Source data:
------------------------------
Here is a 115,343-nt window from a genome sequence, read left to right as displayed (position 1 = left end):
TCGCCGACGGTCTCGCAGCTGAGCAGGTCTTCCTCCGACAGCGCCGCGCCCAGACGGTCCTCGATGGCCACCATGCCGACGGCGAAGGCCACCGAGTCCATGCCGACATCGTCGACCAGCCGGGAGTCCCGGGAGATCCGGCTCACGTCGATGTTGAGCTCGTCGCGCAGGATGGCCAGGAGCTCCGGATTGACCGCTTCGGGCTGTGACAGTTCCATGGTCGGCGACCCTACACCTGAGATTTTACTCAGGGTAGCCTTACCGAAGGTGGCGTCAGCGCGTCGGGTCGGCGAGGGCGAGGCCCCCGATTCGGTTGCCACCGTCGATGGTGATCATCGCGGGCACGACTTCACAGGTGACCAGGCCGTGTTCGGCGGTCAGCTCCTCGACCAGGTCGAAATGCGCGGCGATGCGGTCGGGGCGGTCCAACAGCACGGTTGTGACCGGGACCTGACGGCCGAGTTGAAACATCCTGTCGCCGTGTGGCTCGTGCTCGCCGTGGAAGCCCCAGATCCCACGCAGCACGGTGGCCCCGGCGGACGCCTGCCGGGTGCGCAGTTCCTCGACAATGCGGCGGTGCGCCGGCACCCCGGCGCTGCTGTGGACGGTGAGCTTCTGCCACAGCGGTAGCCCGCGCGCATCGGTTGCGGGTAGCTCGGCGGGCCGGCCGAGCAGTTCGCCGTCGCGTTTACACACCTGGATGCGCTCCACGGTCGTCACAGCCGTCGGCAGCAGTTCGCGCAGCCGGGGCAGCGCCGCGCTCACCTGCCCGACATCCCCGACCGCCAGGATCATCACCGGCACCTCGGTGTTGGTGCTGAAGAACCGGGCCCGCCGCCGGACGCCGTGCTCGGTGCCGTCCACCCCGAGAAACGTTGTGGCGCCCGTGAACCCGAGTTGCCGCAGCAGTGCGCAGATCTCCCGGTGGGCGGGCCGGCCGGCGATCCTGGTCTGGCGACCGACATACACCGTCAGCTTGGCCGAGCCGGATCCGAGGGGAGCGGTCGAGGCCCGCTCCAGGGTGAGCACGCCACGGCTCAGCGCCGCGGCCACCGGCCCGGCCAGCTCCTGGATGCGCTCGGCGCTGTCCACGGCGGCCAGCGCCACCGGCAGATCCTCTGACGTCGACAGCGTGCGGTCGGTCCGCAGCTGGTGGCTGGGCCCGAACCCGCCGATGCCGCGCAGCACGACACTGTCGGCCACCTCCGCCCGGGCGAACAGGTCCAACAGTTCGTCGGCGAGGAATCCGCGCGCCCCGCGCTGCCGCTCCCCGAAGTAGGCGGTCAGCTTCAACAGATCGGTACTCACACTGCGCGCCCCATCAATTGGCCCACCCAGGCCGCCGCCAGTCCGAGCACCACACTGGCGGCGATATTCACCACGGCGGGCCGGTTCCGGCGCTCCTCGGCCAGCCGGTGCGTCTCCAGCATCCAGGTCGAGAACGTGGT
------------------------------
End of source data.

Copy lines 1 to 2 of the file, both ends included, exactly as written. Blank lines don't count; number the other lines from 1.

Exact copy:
Here is a 115,343-nt window from a genome sequence, read left to right as displayed (position 1 = left end):
TCGCCGACGGTCTCGCAGCTGAGCAGGTCTTCCTCCGACAGCGCCGCGCCCAGACGGTCCTCGATGGCCACCATGCCGACGGCGAAGGCCACCGAGTCCATGCCGACATCGTCGACCAGCCGGGAGTCCCGGGAGATCCGGCTCACGTCGATGTTGAGCTCGTCGCGCAGGATGGCCAGGAGCTCCGGATTGACCGCTTCGGGCTGTGACAGTTCCATGGTCGGCGACCCTACACCTGAGATTTTACTCAGGGTAGCCTTACCGAAGGTGGCGTCAGCGCGTCGGGTCGGCGAGGGCGAGGCCCCCGATTCGGTTGCCACCGTCGATGGTGATCATCGCGGGCACGACTTCACAGGTGACCAGGCCGTGTTCGGCGGTCAGCTCCTCGACCAGGTCGAAATGCGCGGCGATGCGGTCGGGGCGGTCCAACAGCACGGTTGTGACCGGGACCTGACGGCCGAGTTGAAACATCCTGTCGCCGTGTGGCTCGTGCTCGCCGTGGAAGCCCCAGATCCCACGCAGCACGGTGGCCCCGGCGGACGCCTGCCGGGTGCGCAGTTCCTCGACAATGCGGCGGTGCGCCGGCACCCCGGCGCTGCTGTGGACGGTGAGCTTCTGCCACAGCGGTAGCCCGCGCGCATCGGTTGCGGGTAGCTCGGCGGGCCGGCCGAGCAGTTCGCCGTCGCGTTTACACACCTGGATGCGCTCCACGGTCGTCACAGCCGTCGGCAGCAGTTCGCGCAGCCGGGGCAGCGCCGCGCTCACCTGCCCGACATCCCCGACCGCCAGGATCATCACCGGCACCTCGGTGTTGGTGCTGAAGAACCGGGCCCGCCGCCGGACGCCGTGCTCGGTGCCGTCCACCCCGAGAAACGTTGTGGCGCCCGTGAACCCGAGTTGCCGCAGCAGTGCGCAGATCTCCCGGTGGGCGGGCCGGCCGGCGATCCTGGTCTGGCGACCGACATACACCGTCAGCTTGGCCGAGCCGGATCCGAGGGGAGCGGTCGAGGCCCGCTCCAGGGTGAGCACGCCACGGCTCAGCGCCGCGGCCACCGGCCCGGCCAGCTCCTGGATGCGCTCGGCGCTGTCCACGGCGGCCAGCGCCACCGGCAGATCCTCTGACGTCGACAGCGTGCGGTCGGTCCGCAGCTGGTGGCTGGGCCCGAACCCGCCGATGCCGCGCAGCACGACACTGTCGGCCACCTCCGCCCGGGCGAACAGGTCCAACAGTTCGTCGGCGAGGAATCCGCGCGCCCCGCGCTGCCGCTCCCCGAAGTAGGCGGTCAGCTTCAACAGATCGGTACTCACACTGCGCGCCCCATCAATTGGCCCACCCAGGCCGCCGCCAGTCCGAGCACCACACTGGCGGCGATATTCACCACGGCGGGCCGGTTCCGGCGCTCCTCGGCCAGCCGGTGCGTCTCCAGCATCCAGGTCGAGAACGTGGT